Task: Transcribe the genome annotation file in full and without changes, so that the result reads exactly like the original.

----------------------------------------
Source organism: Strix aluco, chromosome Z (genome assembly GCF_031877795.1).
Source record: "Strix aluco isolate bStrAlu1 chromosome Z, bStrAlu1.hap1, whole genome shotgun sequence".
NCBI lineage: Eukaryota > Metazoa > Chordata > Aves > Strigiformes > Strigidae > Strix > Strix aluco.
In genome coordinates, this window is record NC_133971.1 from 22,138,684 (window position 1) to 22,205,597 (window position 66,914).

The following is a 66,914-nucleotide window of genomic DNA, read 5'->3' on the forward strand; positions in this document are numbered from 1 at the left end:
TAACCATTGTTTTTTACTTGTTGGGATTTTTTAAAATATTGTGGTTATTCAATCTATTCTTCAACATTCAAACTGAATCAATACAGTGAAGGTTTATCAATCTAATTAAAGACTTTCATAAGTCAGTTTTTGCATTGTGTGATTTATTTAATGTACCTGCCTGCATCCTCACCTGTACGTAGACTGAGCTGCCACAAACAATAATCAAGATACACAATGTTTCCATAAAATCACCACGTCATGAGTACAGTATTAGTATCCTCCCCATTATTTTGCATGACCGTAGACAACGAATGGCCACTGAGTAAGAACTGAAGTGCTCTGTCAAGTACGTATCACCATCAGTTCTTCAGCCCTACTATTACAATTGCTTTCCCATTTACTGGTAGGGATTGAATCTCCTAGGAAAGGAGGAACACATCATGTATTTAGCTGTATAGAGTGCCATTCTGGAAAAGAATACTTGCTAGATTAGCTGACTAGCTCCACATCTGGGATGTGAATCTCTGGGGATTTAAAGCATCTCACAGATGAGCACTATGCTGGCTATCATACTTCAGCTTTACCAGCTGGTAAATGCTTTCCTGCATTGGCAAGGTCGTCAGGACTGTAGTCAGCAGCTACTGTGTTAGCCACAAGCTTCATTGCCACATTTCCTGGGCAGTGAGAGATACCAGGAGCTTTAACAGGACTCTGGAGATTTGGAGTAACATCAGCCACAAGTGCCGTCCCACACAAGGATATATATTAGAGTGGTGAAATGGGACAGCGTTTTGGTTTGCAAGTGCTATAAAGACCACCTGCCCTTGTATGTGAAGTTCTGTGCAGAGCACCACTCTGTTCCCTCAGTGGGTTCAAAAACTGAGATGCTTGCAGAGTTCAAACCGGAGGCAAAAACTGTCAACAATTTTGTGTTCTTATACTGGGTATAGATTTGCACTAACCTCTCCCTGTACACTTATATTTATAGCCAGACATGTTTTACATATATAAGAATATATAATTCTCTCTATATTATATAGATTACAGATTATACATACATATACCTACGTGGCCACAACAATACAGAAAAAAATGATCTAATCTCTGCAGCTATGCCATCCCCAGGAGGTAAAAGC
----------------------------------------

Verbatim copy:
Source organism: Strix aluco, chromosome Z (genome assembly GCF_031877795.1).
Source record: "Strix aluco isolate bStrAlu1 chromosome Z, bStrAlu1.hap1, whole genome shotgun sequence".
NCBI lineage: Eukaryota > Metazoa > Chordata > Aves > Strigiformes > Strigidae > Strix > Strix aluco.
In genome coordinates, this window is record NC_133971.1 from 22,138,684 (window position 1) to 22,205,597 (window position 66,914).

The following is a 66,914-nucleotide window of genomic DNA, read 5'->3' on the forward strand; positions in this document are numbered from 1 at the left end:
TAACCATTGTTTTTTACTTGTTGGGATTTTTTAAAATATTGTGGTTATTCAATCTATTCTTCAACATTCAAACTGAATCAATACAGTGAAGGTTTATCAATCTAATTAAAGACTTTCATAAGTCAGTTTTTGCATTGTGTGATTTATTTAATGTACCTGCCTGCATCCTCACCTGTACGTAGACTGAGCTGCCACAAACAATAATCAAGATACACAATGTTTCCATAAAATCACCACGTCATGAGTACAGTATTAGTATCCTCCCCATTATTTTGCATGACCGTAGACAACGAATGGCCACTGAGTAAGAACTGAAGTGCTCTGTCAAGTACGTATCACCATCAGTTCTTCAGCCCTACTATTACAATTGCTTTCCCATTTACTGGTAGGGATTGAATCTCCTAGGAAAGGAGGAACACATCATGTATTTAGCTGTATAGAGTGCCATTCTGGAAAAGAATACTTGCTAGATTAGCTGACTAGCTCCACATCTGGGATGTGAATCTCTGGGGATTTAAAGCATCTCACAGATGAGCACTATGCTGGCTATCATACTTCAGCTTTACCAGCTGGTAAATGCTTTCCTGCATTGGCAAGGTCGTCAGGACTGTAGTCAGCAGCTACTGTGTTAGCCACAAGCTTCATTGCCACATTTCCTGGGCAGTGAGAGATACCAGGAGCTTTAACAGGACTCTGGAGATTTGGAGTAACATCAGCCACAAGTGCCGTCCCACACAAGGATATATATTAGAGTGGTGAAATGGGACAGCGTTTTGGTTTGCAAGTGCTATAAAGACCACCTGCCCTTGTATGTGAAGTTCTGTGCAGAGCACCACTCTGTTCCCTCAGTGGGTTCAAAAACTGAGATGCTTGCAGAGTTCAAACCGGAGGCAAAAACTGTCAACAATTTTGTGTTCTTATACTGGGTATAGATTTGCACTAACCTCTCCCTGTACACTTATATTTATAGCCAGACATGTTTTACATATATAAGAATATATAATTCTCTCTATATTATATAGATTACAGATTATACATACATATACCTACGTGGCCACAACAATACAGAAAAAAATGATCTAATCTCTGCAGCTATGCCATCCCCAGGAGGTAAAAGC